Water in the Environment
Have you ever pondered the power of water? Learning about water is exciting at Wind Cave National Park. The park is one of the few places on the planet where students can observe the travels of water through the soil, through the cave, and into our groundwater.
Students participating in this comprehensive hydrology program will be involved in activities that will provide them with an understanding of the water cycle. These hands-on activities demonstrate how much of the planet is made of water and how scarce fresh water is. By investigating the watershed over the cave, students learn that how easily ground water can be polluted. They will build an understanding of why we must protect the land and the water.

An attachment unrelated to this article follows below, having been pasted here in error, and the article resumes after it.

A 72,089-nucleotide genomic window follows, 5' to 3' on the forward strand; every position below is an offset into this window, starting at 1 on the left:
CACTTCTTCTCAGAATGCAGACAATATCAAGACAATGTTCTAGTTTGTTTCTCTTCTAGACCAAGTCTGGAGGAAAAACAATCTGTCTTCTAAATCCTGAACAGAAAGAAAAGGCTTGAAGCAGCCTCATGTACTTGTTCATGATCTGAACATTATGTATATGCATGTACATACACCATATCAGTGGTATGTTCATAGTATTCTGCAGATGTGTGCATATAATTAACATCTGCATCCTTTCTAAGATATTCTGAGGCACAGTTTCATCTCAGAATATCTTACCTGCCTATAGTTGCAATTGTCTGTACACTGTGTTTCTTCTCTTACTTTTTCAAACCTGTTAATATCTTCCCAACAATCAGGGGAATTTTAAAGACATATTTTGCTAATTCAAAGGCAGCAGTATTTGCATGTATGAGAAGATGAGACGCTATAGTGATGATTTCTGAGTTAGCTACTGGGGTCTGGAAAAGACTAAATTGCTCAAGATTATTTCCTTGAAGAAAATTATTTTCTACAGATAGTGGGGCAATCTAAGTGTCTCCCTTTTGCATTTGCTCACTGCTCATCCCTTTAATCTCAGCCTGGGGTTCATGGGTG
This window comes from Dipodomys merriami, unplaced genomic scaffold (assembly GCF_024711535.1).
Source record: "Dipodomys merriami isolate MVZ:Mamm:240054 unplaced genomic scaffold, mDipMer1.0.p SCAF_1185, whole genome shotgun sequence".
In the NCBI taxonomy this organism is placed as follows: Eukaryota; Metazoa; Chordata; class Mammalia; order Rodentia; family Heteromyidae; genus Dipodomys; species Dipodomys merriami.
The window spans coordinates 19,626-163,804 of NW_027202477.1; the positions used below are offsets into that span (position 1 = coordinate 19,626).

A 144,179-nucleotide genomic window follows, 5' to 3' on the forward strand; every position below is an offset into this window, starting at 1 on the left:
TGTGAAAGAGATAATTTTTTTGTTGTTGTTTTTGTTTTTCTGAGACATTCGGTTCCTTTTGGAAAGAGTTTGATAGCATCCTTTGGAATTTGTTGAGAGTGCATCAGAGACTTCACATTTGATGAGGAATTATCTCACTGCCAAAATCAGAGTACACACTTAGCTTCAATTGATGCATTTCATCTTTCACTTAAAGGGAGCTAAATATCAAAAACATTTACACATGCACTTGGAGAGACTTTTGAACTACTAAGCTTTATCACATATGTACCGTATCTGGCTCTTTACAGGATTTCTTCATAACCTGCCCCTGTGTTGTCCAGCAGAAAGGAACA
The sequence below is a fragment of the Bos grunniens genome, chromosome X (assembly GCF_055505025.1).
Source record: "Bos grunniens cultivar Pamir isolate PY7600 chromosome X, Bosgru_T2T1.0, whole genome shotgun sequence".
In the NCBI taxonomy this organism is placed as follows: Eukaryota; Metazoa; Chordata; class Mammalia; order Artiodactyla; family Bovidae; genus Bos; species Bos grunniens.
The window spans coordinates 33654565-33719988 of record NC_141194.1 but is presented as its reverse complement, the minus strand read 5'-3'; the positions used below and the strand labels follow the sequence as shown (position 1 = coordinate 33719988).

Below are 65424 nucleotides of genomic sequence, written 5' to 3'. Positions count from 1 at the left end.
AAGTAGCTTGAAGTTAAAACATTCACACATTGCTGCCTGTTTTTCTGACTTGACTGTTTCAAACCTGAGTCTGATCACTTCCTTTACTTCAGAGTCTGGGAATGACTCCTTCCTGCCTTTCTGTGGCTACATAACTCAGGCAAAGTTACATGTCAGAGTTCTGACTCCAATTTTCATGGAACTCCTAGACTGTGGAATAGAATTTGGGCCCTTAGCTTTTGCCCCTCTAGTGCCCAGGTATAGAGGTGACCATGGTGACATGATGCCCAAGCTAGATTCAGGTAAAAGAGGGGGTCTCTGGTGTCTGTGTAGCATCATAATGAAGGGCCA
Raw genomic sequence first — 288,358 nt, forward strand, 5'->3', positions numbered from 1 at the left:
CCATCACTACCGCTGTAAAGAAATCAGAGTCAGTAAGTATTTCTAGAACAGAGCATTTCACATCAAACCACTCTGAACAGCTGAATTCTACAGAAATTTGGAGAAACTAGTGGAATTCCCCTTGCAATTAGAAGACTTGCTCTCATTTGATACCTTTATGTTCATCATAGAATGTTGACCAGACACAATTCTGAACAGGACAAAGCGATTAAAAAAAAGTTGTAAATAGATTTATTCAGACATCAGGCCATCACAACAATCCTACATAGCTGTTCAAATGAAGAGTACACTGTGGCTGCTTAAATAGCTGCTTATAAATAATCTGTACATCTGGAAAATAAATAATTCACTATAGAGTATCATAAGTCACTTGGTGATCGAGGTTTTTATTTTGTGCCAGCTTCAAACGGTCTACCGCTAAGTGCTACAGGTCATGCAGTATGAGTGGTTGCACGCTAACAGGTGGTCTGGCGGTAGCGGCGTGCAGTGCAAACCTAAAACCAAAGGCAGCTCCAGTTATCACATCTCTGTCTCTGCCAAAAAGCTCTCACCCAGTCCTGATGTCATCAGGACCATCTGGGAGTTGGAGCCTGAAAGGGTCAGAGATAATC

This program is part of Wind Cave National Park's Environmental Education Program. The program provides teachers with an opportunity to use the park as a classroom to support the curriculum they use in their daily lessons. Learning comes alive at Wind Cave National Park because students can investigate issues about the environment first hand.
Teachers will be provided with a pre- and post-visit activity packet so the students will be prepared for their visit to the park. Together, park rangers and students will investigate the critical issues surrounding water in our environment.
We invite your classroom to join us for a 4-5 hour program These programs are offered in May each year. Contact the park at (605) 745-4600 to make a reservation. Teachers may also request a curriculum guide that they can use independently in their classroom to study Water in The Evironment.
Did You Know?
Winds caused by changes in barometric pressure are what give Wind Cave its name. These winds have been measured at the cave's walk-in entrance at over 70 mph. The winds at the natural entrance of the cave attracted the attention of Native Americans and early settlers.